• Ensure that workplace safety inspections are conducted routinely by a person who can identify hazards, such as obstructions in the aisle, blind corners, and intersections, and forklifts that come too close to workers on foot.
  • Install the workstations, control panel, and equipment away from the aisle whenever possible.
  • Do not store bins, racks, or other materials at corners, intersections, or other locations that obstruct the view of operators or workers at workstations.
  • Enforce safe driving practices such as obeying speed limits, stopping at stop signs, and slowing down and blowing the horn at intersections.

Fall From Forklift

In all probability, the activity described below happens countless times a day in factories and warehouses. Of course those involved try to be careful, but too many things can go wrong.

    On Sept. 6, 1995, a 47-year-old male assistant warehouse manager was fatally injured while working with a forklift operator to pull tires from a storage rack. The two workers had placed a wooden pallet on the forks of the forklift, and the victim then stood on the pallet. The operator raised the forks and victim 16 ft. above a concrete floor to the top of the storage rack. The victim had placed a few tires on the pallet when the operator noticed that the pallet was becoming unstable. The victim lost his balance and fell, striking his head on the floor. [NIOSH 1996a]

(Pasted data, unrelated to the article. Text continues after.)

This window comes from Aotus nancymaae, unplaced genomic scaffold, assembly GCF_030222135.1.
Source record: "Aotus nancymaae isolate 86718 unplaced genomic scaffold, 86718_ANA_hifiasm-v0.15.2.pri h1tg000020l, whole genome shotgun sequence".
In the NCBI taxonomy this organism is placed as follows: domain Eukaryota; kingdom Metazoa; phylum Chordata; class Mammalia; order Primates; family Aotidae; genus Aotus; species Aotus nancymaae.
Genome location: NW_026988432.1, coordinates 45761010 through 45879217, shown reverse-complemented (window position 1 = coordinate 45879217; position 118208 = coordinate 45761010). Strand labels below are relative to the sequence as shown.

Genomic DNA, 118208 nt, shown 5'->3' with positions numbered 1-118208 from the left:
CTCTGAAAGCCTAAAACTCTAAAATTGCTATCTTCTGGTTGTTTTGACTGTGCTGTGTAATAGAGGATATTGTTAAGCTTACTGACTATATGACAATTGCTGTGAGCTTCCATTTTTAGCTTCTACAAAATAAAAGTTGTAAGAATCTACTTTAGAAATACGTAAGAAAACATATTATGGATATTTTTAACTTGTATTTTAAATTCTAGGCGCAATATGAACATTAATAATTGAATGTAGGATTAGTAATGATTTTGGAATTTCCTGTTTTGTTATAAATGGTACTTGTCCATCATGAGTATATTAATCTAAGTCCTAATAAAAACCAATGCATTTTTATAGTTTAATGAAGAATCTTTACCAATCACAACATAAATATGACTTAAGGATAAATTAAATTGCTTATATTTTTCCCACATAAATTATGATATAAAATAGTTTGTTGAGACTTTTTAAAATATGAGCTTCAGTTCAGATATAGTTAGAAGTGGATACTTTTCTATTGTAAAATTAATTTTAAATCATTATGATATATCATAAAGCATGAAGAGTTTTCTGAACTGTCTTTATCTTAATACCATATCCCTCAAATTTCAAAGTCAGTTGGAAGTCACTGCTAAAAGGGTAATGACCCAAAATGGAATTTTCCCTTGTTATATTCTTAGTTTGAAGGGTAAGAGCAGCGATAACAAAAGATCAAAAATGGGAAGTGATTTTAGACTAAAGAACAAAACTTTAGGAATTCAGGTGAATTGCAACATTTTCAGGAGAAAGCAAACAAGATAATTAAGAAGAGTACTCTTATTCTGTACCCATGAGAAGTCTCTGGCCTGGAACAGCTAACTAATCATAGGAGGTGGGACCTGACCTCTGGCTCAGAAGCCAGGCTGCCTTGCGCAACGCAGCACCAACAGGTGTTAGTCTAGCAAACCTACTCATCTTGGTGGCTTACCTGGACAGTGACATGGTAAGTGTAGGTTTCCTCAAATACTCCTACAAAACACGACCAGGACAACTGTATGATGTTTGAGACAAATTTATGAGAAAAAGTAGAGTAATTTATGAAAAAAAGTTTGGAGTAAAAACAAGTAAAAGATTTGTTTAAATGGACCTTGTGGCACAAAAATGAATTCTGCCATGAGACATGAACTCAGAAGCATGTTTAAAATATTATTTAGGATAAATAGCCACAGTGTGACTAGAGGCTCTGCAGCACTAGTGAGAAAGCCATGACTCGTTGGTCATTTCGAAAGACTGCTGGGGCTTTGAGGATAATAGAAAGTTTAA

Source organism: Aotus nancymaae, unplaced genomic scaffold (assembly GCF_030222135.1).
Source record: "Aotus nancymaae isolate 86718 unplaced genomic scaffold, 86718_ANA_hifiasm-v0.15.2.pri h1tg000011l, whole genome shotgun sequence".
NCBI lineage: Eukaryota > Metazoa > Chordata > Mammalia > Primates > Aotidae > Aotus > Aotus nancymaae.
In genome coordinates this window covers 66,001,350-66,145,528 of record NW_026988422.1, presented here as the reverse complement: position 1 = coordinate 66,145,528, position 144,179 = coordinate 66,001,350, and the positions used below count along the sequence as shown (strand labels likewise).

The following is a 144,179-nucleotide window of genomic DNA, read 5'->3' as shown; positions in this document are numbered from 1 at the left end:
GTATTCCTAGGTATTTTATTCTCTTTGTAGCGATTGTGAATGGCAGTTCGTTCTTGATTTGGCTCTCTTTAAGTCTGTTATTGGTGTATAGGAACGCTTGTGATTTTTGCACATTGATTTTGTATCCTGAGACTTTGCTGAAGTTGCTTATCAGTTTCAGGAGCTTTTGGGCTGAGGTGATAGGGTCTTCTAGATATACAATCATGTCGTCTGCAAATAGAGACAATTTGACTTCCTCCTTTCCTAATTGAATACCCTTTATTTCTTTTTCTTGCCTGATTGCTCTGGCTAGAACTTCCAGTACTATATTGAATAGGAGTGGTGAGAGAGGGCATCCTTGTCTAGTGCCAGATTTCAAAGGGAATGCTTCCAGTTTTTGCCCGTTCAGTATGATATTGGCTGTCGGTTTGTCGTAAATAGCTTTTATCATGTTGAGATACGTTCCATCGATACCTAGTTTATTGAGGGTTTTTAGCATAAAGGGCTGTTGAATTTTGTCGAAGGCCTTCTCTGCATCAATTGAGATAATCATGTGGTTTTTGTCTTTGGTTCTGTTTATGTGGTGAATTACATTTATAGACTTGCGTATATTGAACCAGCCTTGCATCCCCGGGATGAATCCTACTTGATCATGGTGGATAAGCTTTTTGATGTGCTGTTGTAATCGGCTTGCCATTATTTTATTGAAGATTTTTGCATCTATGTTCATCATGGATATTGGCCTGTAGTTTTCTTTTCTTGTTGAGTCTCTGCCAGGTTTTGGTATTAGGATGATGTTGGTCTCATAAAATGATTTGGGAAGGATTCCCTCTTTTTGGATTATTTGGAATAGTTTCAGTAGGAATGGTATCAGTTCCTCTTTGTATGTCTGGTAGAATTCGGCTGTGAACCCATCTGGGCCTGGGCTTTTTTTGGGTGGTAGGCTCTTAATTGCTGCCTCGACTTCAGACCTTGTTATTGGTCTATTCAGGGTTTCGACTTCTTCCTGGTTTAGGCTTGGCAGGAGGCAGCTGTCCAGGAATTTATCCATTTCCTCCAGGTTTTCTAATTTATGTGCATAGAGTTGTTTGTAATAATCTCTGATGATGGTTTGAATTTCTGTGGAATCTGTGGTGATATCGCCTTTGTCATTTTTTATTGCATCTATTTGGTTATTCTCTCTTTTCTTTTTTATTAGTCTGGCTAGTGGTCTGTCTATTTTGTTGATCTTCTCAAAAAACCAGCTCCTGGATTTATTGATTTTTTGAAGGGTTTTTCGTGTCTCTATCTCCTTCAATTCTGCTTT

If you must use a forklift for lifting workers, NIOSH recommends taking the following precautions:

  • Do not use a forklift to elevate workers who are standing on the forks.
  • Do not elevate a worker on a platform unless the vehicle is directly below the work area.
  • Whenever a truck is used to elevate personnel, secure the elevating platform to the lifting carriage or forks of the forklift.
  • Use a restraining means such as rails, chains, or a body belt with a lanyard or deceleration device for the person(s) on the platform.
  • Do not drive to another location with the work platform elevated.

Reducing the risk of forklift incidents requires a safe work environment; a safe, well-maintained forklift; comprehensive worker training, both for the drivers and for the employees who work in the area where forklifts are used; strict adherence to safe work practices; and systematic traffic management.

Vicki Bell

Vicki Bell

FMA Communications Inc.
2135 Point Blvd
Elgin, IL 60123
Phone: 815-227-8209